Sunday, October 29, 2006
NYC has no shortage of amazing bands, but Zs is something more than just that. if you've ever hung around with these guys, you've no doubt heard them talk of "vibes." though it sounds really dude-like, i think this is a serious concept for Zs--basically what they seem to be after is creating an ever-evolving forum for their music. last night's Zs show at BAM showed how far this concept has come. basically, Zs is like a snowball of mind-bending avant-garde music. for the past few years, it's been rolling and picking up amazing satellite player after amazing satellite player. now it's more than a band; it's an aesthetic.
last night was basically a showcase for Zs' extended relations--Zs headlined and before came four other projects, all featuring Zs members. as my friend Joe said, every group had a revelation. none of the Zs people seems to ever do anything casually. they start new projects like every week, but when you see them, they're always dead serious and unbelievably developed. in short the walked is walked.
first was Moth, which is Zs saxist Sam Hillmer and trombonist Ben Gerstein. they play minimal improvisations that truly deserve to be called spontaneous compositions. Hillmer is one of the most thoughtful and economical improvisers i can think of. he's never just playing or just throwing ideas out there; you can always hear him constructing something. he tends to work a lot with repetition, but really it's more like refinement. he'll pick a weird sound and then just work at it, whittling away all the imperfection and varying only gradually. his playing is refreshingly free from "free-jazz catharsis"--he's always working with some weird extended technique that i've never considered before. last night there was some amazing overtone stuff. often in Moth, Sam will be like the control and Gerstein will sort of dart around him. the duo is all about listening; the two select a direction immediately and just burrow into it and basically try to be one entity.
then Little Women, a great sort of punk-jazz quartet. that idea (punk jazz, or what have you) is not a new thing and can be really tedious (i'm not a fan of Naked City or any of these projects where jazz players go around congratulating themselves for listening to heavy or abrasive music). but Little Women has a very genuine raucousness. also though there's a gorgeous sense of structure. the band--2 saxes, guitar and drums--works a lot with these sort of fanfare type themes, often with jagged, proggy rhythms. for the improvisations, the band atomizes, constantly splitting up into different mini groups. the guitarist Ben Greenberg--who, it must be said (must it? i don't know, really), is a very close friend of mine--plays with a crazy snarling tone and extreme volume, giving the music a real attack feel, and the saxists just completely go for it as well. tenor player Travis Laplante has an absolutely huge sound, with an apocalyptic-free-jazz meets R&B kind of vibe. the set ended with this amazing coda: the two saxists--the other being the excellent Darius Jones--took off their mouthpieces and just started basically ranting/moaning/emoting into their horns, using the keys to fuck with the sound. it was unsettling and beautiful.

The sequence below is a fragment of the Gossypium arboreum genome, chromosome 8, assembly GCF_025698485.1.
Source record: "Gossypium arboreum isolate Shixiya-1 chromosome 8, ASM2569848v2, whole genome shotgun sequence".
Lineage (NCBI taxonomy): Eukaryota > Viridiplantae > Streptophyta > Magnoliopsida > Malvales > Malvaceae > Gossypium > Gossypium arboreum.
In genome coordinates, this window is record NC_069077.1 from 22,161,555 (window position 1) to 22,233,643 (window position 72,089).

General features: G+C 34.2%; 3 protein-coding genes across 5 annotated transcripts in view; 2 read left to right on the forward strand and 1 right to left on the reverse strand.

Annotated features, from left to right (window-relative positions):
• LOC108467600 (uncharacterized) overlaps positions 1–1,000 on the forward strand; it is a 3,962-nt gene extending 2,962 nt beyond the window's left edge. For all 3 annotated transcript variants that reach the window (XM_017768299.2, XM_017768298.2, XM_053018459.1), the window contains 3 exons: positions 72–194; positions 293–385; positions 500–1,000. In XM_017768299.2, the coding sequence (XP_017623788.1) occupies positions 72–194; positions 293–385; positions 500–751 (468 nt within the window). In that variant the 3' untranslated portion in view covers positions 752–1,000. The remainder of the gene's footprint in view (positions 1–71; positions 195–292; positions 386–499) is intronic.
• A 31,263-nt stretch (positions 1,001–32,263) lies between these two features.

then was Extra Life, which is Zs guitarist/keyboardist Charlie Looker playing solo. Charlie is a completely badass composer who has, in my opinion, some of the most advanced musical ideas in New York. his pieces for Zs and Seductive Sprigs are these insanely complex amalgams of noise-rock, modern classical, medieval music and what have you. just unbelievably extreme but in ways you've never thought of. anyway, the solo music was also extreme, but subtler and more methodical. basically, he played this probably 10- or 15-minute piece that had one main theme: a beautiful rubato thing that almost sounded like a futuristic John Fahey or a cleaner more direct take on the Neil Young soundtrack for "Dead Man" (a very cool document if you haven't heard it). the tone and sound were just massive--gleaming, metallic--and the precision and force were scary. there was a long instrumental part that sort of orbited this theme, and then Charlie began singing along to these tiny pointillist guitar lines in a weird almost falsetto voice, with cadences that reminded me a little of hip-hop. as usual from Charlie, focus and concepts were scary and flawlessly executed. can't wait to hear more of this shit.